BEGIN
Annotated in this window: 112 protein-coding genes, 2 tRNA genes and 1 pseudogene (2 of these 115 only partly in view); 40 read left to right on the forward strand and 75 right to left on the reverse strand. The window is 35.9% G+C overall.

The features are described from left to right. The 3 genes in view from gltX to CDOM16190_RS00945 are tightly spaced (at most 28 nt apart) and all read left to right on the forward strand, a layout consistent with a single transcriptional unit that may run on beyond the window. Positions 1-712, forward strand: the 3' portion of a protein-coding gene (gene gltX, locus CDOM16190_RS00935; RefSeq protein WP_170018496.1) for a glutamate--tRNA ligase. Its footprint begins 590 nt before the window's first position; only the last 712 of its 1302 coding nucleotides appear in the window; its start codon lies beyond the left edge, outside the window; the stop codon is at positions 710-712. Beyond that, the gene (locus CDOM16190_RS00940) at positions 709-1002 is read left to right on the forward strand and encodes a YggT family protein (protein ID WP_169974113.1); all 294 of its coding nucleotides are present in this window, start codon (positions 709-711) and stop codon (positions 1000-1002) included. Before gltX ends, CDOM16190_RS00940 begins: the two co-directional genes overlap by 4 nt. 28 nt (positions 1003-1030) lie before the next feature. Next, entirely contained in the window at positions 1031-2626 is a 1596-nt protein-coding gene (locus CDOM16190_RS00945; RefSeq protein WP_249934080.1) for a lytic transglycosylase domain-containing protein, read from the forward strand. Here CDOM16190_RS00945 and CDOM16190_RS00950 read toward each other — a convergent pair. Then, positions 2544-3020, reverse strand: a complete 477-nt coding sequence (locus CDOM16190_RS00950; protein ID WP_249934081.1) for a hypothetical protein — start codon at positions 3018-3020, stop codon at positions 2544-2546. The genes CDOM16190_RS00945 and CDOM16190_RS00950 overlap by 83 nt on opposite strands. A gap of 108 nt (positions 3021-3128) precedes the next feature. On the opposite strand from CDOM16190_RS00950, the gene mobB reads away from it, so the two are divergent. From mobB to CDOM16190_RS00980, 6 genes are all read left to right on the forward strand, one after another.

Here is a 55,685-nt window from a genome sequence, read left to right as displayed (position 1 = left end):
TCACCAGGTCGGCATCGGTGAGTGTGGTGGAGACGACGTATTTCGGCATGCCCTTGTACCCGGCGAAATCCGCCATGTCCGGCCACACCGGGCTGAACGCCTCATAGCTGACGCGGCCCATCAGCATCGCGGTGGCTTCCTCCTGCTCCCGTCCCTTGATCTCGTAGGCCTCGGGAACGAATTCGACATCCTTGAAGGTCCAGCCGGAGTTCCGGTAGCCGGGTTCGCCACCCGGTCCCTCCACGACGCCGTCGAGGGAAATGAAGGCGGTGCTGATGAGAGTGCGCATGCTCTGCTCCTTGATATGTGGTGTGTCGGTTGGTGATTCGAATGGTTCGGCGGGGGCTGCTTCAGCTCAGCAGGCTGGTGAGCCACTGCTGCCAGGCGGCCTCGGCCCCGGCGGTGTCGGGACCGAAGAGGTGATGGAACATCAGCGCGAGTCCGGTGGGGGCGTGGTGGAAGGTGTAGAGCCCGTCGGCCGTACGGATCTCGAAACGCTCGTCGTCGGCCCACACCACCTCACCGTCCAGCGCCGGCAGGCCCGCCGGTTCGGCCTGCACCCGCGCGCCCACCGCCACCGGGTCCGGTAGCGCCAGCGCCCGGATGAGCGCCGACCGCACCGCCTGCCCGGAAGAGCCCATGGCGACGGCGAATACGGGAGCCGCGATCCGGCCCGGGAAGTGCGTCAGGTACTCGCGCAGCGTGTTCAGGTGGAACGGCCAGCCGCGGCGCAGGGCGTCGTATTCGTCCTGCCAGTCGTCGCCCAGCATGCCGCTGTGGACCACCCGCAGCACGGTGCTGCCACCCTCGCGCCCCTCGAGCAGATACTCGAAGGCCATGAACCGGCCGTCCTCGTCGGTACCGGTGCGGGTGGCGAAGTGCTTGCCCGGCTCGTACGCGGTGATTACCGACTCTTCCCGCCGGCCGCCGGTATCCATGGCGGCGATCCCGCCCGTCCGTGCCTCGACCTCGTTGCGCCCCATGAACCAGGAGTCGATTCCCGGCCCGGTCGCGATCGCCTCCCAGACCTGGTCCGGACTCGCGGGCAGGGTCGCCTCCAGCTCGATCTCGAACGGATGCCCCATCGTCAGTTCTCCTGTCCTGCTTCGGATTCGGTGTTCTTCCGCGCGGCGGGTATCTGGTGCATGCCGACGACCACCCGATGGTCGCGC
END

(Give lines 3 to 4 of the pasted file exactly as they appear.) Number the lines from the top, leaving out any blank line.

Here is a 55,685-nt window from a genome sequence, read left to right as displayed (position 1 = left end):
TCACCAGGTCGGCATCGGTGAGTGTGGTGGAGACGACGTATTTCGGCATGCCCTTGTACCCGGCGAAATCCGCCATGTCCGGCCACACCGGGCTGAACGCCTCATAGCTGACGCGGCCCATCAGCATCGCGGTGGCTTCCTCCTGCTCCCGTCCCTTGATCTCGTAGGCCTCGGGAACGAATTCGACATCCTTGAAGGTCCAGCCGGAGTTCCGGTAGCCGGGTTCGCCACCCGGTCCCTCCACGACGCCGTCGAGGGAAATGAAGGCGGTGCTGATGAGAGTGCGCATGCTCTGCTCCTTGATATGTGGTGTGTCGGTTGGTGATTCGAATGGTTCGGCGGGGGCTGCTTCAGCTCAGCAGGCTGGTGAGCCACTGCTGCCAGGCGGCCTCGGCCCCGGCGGTGTCGGGACCGAAGAGGTGATGGAACATCAGCGCGAGTCCGGTGGGGGCGTGGTGGAAGGTGTAGAGCCCGTCGGCCGTACGGATCTCGAAACGCTCGTCGTCGGCCCACACCACCTCACCGTCCAGCGCCGGCAGGCCCGCCGGTTCGGCCTGCACCCGCGCGCCCACCGCCACCGGGTCCGGTAGCGCCAGCGCCCGGATGAGCGCCGACCGCACCGCCTGCCCGGAAGAGCCCATGGCGACGGCGAATACGGGAGCCGCGATCCGGCCCGGGAAGTGCGTCAGGTACTCGCGCAGCGTGTTCAGGTGGAACGGCCAGCCGCGGCGCAGGGCGTCGTATTCGTCCTGCCAGTCGTCGCCCAGCATGCCGCTGTGGACCACCCGCAGCACGGTGCTGCCACCCTCGCGCCCCTCGAGCAGATACTCGAAGGCCATGAACCGGCCGTCCTCGTCGGTACCGGTGCGGGTGGCGAAGTGCTTGCCCGGCTCGTACGCGGTGATTACCGACTCTTCCCGCCGGCCGCCGGTATCCATGGCGGCGATCCCGCCCGTCCGTGCCTCGACCTCGTTGCGCCCCATGAACCAGGAGTCGATTCCCGGCCCGGTCGCGATCGCCTCCCAGACCTGGTCCGGACTCGCGGGCAGGGTCGCCTCCAGCTCGATCTCGAACGGATGCCCCATCGTCAGTTCTCCTGTCCTGCTTCGGATTCGGTGTTCTTCCGCGCGGCGGGTATCTGGTGCATGCCGACGACCACCCGATGGTCGCGC